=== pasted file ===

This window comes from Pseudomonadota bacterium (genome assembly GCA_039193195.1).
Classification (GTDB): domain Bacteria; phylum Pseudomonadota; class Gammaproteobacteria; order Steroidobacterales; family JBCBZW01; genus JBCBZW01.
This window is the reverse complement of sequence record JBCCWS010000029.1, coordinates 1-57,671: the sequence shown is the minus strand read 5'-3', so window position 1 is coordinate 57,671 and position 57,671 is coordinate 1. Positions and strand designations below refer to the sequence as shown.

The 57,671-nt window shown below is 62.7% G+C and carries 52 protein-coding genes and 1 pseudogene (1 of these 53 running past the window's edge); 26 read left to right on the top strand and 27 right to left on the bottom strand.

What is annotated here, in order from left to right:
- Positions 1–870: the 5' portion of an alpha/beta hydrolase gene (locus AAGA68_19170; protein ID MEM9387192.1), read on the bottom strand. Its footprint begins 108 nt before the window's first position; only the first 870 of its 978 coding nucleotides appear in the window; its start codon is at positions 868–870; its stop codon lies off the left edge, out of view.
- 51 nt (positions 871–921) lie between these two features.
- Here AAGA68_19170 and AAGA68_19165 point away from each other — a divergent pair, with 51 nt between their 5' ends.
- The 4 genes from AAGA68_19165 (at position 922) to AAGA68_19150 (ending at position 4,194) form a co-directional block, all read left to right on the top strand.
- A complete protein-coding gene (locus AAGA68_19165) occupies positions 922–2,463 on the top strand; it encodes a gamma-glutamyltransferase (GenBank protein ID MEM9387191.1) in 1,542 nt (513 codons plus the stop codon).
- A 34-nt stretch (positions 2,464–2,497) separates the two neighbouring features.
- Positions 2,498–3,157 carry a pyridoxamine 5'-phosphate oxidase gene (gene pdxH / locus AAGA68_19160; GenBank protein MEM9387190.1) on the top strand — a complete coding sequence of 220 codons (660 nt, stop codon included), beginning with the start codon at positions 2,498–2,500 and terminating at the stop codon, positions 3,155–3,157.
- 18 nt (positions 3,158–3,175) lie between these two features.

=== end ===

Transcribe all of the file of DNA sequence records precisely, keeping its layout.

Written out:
This window comes from Pseudomonadota bacterium (genome assembly GCA_039193195.1).
Classification (GTDB): domain Bacteria; phylum Pseudomonadota; class Gammaproteobacteria; order Steroidobacterales; family JBCBZW01; genus JBCBZW01.
This window is the reverse complement of sequence record JBCCWS010000029.1, coordinates 1-57,671: the sequence shown is the minus strand read 5'-3', so window position 1 is coordinate 57,671 and position 57,671 is coordinate 1. Positions and strand designations below refer to the sequence as shown.

The 57,671-nt window shown below is 62.7% G+C and carries 52 protein-coding genes and 1 pseudogene (1 of these 53 running past the window's edge); 26 read left to right on the top strand and 27 right to left on the bottom strand.

What is annotated here, in order from left to right:
- Positions 1–870: the 5' portion of an alpha/beta hydrolase gene (locus AAGA68_19170; protein ID MEM9387192.1), read on the bottom strand. Its footprint begins 108 nt before the window's first position; only the first 870 of its 978 coding nucleotides appear in the window; its start codon is at positions 868–870; its stop codon lies off the left edge, out of view.
- 51 nt (positions 871–921) lie between these two features.
- Here AAGA68_19170 and AAGA68_19165 point away from each other — a divergent pair, with 51 nt between their 5' ends.
- The 4 genes from AAGA68_19165 (at position 922) to AAGA68_19150 (ending at position 4,194) form a co-directional block, all read left to right on the top strand.
- A complete protein-coding gene (locus AAGA68_19165) occupies positions 922–2,463 on the top strand; it encodes a gamma-glutamyltransferase (GenBank protein ID MEM9387191.1) in 1,542 nt (513 codons plus the stop codon).
- A 34-nt stretch (positions 2,464–2,497) separates the two neighbouring features.
- Positions 2,498–3,157 carry a pyridoxamine 5'-phosphate oxidase gene (gene pdxH / locus AAGA68_19160; GenBank protein MEM9387190.1) on the top strand — a complete coding sequence of 220 codons (660 nt, stop codon included), beginning with the start codon at positions 2,498–2,500 and terminating at the stop codon, positions 3,155–3,157.
- 18 nt (positions 3,158–3,175) lie between these two features.